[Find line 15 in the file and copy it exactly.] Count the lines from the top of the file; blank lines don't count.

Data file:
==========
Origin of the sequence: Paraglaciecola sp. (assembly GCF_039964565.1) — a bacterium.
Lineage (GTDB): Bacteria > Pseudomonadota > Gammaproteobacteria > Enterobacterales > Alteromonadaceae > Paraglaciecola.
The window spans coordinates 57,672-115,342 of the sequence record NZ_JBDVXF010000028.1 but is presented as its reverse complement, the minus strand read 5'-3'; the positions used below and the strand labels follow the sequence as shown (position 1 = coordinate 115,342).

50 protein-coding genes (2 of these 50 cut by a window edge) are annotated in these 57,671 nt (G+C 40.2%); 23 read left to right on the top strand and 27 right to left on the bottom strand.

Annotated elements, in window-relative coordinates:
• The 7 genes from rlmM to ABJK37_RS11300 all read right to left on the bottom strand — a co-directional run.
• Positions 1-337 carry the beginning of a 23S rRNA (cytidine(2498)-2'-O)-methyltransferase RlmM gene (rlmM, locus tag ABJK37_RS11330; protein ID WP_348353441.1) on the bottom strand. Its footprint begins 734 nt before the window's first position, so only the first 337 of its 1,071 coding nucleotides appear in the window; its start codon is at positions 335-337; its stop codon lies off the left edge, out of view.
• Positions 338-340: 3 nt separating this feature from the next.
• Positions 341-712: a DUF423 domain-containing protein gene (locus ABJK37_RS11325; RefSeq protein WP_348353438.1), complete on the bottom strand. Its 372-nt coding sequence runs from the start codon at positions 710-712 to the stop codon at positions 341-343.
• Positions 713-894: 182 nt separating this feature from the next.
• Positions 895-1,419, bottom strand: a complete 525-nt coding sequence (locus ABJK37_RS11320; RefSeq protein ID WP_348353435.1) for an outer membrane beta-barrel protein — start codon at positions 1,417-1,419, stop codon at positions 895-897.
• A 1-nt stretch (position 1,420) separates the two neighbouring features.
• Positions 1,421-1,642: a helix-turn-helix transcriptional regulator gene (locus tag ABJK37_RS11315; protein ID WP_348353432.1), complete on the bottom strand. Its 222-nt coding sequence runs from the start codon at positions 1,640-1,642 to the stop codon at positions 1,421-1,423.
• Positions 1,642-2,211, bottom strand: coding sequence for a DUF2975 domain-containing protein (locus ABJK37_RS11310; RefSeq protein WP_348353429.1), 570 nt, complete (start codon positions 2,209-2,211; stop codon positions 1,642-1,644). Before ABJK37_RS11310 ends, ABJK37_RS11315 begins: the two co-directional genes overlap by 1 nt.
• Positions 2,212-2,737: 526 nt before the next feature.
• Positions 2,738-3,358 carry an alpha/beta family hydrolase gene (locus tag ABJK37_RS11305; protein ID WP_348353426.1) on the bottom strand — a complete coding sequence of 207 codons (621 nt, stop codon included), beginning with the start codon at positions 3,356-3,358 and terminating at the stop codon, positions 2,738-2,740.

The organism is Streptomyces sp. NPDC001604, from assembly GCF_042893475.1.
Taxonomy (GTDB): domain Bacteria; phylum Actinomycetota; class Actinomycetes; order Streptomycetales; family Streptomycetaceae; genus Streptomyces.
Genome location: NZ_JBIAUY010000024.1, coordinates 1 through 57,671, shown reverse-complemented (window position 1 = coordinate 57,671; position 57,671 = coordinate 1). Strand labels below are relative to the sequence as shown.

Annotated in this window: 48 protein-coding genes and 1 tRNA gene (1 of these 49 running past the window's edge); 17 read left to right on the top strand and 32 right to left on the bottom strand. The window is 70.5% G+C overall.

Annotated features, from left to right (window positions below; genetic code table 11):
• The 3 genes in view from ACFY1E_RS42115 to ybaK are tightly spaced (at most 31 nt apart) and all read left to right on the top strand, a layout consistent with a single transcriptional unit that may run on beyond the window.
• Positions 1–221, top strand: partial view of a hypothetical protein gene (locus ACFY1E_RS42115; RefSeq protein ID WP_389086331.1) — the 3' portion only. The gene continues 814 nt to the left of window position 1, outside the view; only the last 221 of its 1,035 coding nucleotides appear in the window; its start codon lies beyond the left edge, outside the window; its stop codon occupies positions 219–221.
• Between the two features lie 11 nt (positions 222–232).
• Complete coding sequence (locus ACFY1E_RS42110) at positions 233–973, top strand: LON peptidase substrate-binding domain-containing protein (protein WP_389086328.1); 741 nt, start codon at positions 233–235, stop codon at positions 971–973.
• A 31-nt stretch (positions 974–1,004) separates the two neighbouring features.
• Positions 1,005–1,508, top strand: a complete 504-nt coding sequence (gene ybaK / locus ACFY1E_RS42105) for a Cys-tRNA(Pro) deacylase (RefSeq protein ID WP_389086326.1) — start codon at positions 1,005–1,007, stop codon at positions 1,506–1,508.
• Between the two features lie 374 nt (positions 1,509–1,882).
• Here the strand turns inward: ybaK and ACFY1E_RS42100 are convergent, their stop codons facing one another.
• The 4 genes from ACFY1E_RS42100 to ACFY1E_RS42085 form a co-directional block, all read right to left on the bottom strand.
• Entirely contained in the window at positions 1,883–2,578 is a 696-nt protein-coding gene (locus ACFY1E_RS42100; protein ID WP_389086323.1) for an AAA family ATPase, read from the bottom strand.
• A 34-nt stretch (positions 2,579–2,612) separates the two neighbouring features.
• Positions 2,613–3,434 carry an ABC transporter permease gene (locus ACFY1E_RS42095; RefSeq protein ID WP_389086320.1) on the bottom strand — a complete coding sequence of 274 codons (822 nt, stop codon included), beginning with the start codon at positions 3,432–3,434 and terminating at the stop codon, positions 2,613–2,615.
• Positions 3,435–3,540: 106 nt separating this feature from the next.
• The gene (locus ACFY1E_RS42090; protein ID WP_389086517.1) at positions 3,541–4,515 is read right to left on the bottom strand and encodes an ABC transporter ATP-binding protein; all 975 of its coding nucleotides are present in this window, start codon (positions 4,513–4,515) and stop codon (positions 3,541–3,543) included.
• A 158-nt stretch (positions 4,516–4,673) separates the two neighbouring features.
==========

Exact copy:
• Positions 2,212-2,737: 526 nt before the next feature.